Advertisements

Archive for September 30th, 2015

Avalanche Noise Amp: Sampling

The relatively low bandwidth of the amplified noise means two successive samples (measured in Arduino time) will be highly correlated. Rather than putz around with variable delays between the samples, I stuffed the noise directly into the Arduino’s MISO pin and collected four bytes of data while displaying a single row:

unsigned long UpdateLEDs(byte i) {
	
unsigned long NoiseData = 0ul;
	
	NoiseData |= (unsigned long) SendRecSPI(~LEDs[i].ColB);				// correct for low-active outputs
	NoiseData |= ((unsigned long) SendRecSPI(~LEDs[i].ColG)) << 8;
	NoiseData |= ((unsigned long) SendRecSPI(~LEDs[i].ColR)) << 16;
	NoiseData |= ((unsigned long) SendRecSPI(~LEDs[i].Row))  << 24;

	analogWrite(PIN_DIMMING,LEDS_OFF);			// turn off LED to quench current
	PulsePin(PIN_LATCH);						// make new shift reg contents visible
	analogWrite(PIN_DIMMING,LEDS_ON);

	return NoiseData;
}

The bit timing looks like this:

SPI Sample - noise data - 01

SPI Sample – noise data – 01

The vertical cursors mark the LSB position in the first and last bytes of the SPI clock. The horizontal cursors mark the minimum VIH and maximum VIL, so the sampled noise should produce 0 and 1 bits at the vertical cursors. Note that there’s no shift register on the input: MISO just samples the noise signal at each rising clock edge.

I picked those two bit positions because they produce more-or-less equally spaced samples during successive rows; you can obviously tune the second bit position for best picture as you see fit.

Given a pair of sequential samples, a von Neumann extractor whitens the noise and returns at most one random bit:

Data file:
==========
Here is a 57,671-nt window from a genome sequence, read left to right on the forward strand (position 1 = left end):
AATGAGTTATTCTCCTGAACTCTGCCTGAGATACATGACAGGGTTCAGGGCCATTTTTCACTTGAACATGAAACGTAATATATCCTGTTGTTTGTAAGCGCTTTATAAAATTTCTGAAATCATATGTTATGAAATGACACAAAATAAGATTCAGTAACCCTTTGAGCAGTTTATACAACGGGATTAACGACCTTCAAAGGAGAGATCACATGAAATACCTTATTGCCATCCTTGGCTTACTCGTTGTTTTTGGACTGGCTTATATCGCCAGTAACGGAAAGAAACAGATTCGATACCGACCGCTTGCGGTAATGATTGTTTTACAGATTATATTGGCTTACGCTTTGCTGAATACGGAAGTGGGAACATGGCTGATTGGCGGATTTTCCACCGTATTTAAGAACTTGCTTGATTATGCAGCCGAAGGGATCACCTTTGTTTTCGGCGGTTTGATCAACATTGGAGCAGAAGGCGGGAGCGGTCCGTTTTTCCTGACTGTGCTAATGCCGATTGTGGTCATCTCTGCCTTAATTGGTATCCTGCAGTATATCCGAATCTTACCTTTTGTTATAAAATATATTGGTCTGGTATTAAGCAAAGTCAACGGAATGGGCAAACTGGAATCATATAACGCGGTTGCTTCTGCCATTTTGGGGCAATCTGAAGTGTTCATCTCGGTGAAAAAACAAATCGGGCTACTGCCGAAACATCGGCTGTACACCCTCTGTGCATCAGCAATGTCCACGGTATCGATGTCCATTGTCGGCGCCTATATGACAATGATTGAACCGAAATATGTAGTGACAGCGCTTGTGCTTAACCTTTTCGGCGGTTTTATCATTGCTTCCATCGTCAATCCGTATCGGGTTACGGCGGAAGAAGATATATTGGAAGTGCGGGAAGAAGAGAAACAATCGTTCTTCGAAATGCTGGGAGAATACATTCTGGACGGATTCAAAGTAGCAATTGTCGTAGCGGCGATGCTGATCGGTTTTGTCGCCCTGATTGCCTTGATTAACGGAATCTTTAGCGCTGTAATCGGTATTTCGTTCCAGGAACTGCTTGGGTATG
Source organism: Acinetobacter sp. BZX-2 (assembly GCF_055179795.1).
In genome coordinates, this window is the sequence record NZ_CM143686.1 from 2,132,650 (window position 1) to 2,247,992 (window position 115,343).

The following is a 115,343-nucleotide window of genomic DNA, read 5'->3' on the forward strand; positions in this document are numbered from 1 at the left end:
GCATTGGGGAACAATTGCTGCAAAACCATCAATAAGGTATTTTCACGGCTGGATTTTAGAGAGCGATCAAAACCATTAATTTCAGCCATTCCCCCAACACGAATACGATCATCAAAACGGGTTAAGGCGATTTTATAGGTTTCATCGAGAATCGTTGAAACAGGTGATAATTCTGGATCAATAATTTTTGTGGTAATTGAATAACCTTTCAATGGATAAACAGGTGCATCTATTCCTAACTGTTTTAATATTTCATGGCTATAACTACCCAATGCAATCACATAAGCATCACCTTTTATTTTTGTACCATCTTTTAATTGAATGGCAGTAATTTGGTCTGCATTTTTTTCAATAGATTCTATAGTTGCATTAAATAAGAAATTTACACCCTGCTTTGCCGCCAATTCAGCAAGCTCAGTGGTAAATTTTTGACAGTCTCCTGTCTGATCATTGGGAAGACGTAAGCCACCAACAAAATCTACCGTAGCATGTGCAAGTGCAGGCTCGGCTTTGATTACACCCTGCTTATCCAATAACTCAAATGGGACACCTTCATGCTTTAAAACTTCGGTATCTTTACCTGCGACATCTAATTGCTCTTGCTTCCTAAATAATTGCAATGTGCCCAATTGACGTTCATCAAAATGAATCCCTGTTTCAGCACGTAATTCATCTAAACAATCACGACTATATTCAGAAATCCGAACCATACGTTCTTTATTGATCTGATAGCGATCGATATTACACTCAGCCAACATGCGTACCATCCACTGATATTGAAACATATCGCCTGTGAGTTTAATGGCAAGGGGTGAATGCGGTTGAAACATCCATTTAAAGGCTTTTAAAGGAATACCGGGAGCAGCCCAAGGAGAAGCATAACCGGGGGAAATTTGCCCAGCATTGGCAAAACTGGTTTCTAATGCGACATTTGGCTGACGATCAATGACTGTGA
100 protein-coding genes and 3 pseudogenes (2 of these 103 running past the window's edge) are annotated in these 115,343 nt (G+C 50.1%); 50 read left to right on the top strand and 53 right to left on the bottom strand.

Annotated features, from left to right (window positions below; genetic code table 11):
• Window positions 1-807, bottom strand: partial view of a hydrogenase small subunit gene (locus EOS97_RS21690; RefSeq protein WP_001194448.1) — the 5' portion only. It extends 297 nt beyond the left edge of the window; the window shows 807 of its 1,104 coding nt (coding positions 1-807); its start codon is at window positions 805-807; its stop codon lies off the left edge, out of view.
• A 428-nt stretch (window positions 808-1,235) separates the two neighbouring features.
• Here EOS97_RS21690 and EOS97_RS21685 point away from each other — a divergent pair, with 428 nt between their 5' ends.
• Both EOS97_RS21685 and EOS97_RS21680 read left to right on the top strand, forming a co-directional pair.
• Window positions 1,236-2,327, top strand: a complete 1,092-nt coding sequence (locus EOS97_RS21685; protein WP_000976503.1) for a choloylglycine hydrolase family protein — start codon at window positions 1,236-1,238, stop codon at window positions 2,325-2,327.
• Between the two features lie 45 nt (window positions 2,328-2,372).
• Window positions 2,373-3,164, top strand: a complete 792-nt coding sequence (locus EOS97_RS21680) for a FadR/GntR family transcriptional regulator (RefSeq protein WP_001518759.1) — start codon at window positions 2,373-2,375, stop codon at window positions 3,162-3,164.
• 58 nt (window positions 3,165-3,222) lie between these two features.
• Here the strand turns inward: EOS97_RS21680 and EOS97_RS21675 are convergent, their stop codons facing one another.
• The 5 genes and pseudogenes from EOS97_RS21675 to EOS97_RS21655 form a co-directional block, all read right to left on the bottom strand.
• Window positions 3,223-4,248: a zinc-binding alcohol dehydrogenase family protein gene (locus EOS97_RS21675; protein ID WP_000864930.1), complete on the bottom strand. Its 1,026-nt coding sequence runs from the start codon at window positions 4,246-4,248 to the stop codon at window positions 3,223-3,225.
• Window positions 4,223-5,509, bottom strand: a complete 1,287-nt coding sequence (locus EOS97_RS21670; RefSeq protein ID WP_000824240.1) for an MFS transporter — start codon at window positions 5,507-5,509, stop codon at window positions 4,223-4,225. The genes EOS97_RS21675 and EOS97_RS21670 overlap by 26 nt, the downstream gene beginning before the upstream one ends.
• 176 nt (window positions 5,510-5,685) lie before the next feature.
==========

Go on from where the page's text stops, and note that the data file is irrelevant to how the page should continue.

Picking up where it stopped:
#define VNMASK_A 0x00000001
#define VNMASK_B 0x01000000

enum sample_t {VN_00,VN_01,VN_10,VN_11};

typedef struct {
	byte BitCount;					// number of bits accumulated so far
	unsigned Bits;					// random bits filled from low order upward
	int Bias;						// tallies 00 and 11 sequences to measure analog offset
   unsigned SampleCount[4];	// number of samples in each bin
} random_t;

random_t RandomData;

... snippage ...

byte ExtractRandomBit(unsigned long RawSample) {
	
byte RetVal;

	switch (RawSample & (VNMASK_A | VNMASK_B)) {
	case 0:							// 00 - discard
		RetVal = VN_00;
		RandomData.Bias--;
		break;
	case VNMASK_A:					// 10 - true
		RetVal = VN_10;
		RandomData.BitCount++;
		RandomData.Bits = (RandomData.Bits << 1) | 1;
		break;
	case VNMASK_B:					// 01 - false
		RetVal = VN_01;
		RandomData.BitCount++;
		RandomData.Bits  = RandomData.Bits << 1;
		break;
	case (VNMASK_A | VNMASK_B):		// 11 - discard
		RetVal = VN_11;
		RandomData.Bias++;
		break;
	}
	
	RandomData.Bias = constrain(RandomData.Bias,-9999,9999);
	RandomData.SampleCount[RetVal]++;
	RandomData.SampleCount[RetVal] = constrain(RandomData.SampleCount[RetVal],0,63999);

	return RetVal;
}

The counters at the bottom track some useful statistics.

You could certainly use something more complex, along the lines of a hash function or CRC equation, to whiten the noise, although that would eat more bits every time.

The main loop blips a pin to show when the extractor discards a pair of identical bits, as in this 11 sequence:

SPI Sample - noise flag - 11

SPI Sample – noise flag – 11

That should happen about half the time, which it pretty much does:

SPI Sample - noise flag - 1 refresh

SPI Sample – noise flag – 1 refresh

The cursors mark the same voltages and times; note the slower sweep. The middle trace blips at the start of the Row 0 refresh.

On the average, the main loop collects half a random bit during each row refresh and four random bits during each complete array refresh. Eventually, RandomData.Bits will contain nine random bits, whereupon the main loop updates the color of a single LED, which, as before, won’t change 1/8 of the time.

The Arduino trundles around the main loop every 330 µs and refreshes the entire display every 2.6 ms = 375 Hz. Collecting nine random bits requires 9 x 330 µs = 3 ms, so the array changes slightly less often than every refresh. It won’t completely change every 64 x 8/7 x 3 ms = 220 ms, because dupes, but it’s way sparkly.

In the spirit of “Video or it didn’t happen!”, there’s a low-budget Youtube video about that…

Advertisements

5 Comments